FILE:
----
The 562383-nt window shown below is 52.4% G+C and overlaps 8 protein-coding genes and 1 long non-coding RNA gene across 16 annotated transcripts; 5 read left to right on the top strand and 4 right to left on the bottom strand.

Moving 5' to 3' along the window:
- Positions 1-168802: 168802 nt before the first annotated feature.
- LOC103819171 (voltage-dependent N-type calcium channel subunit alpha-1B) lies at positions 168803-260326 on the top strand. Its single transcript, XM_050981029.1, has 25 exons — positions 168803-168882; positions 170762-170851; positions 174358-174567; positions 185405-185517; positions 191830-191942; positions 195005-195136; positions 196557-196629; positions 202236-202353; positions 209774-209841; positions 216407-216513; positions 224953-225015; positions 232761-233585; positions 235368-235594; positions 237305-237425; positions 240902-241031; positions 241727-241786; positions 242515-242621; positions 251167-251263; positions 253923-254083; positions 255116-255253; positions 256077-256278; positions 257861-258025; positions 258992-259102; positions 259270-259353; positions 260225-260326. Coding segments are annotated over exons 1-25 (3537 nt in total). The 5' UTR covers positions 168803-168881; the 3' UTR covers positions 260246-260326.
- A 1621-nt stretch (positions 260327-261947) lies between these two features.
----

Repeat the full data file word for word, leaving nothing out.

The 562383-nt window shown below is 52.4% G+C and overlaps 8 protein-coding genes and 1 long non-coding RNA gene across 16 annotated transcripts; 5 read left to right on the top strand and 4 right to left on the bottom strand.

Moving 5' to 3' along the window:
- Positions 1-168802: 168802 nt before the first annotated feature.
- LOC103819171 (voltage-dependent N-type calcium channel subunit alpha-1B) lies at positions 168803-260326 on the top strand. Its single transcript, XM_050981029.1, has 25 exons — positions 168803-168882; positions 170762-170851; positions 174358-174567; positions 185405-185517; positions 191830-191942; positions 195005-195136; positions 196557-196629; positions 202236-202353; positions 209774-209841; positions 216407-216513; positions 224953-225015; positions 232761-233585; positions 235368-235594; positions 237305-237425; positions 240902-241031; positions 241727-241786; positions 242515-242621; positions 251167-251263; positions 253923-254083; positions 255116-255253; positions 256077-256278; positions 257861-258025; positions 258992-259102; positions 259270-259353; positions 260225-260326. Coding segments are annotated over exons 1-25 (3537 nt in total). The 5' UTR covers positions 168803-168881; the 3' UTR covers positions 260246-260326.
- A 1621-nt stretch (positions 260327-261947) lies between these two features.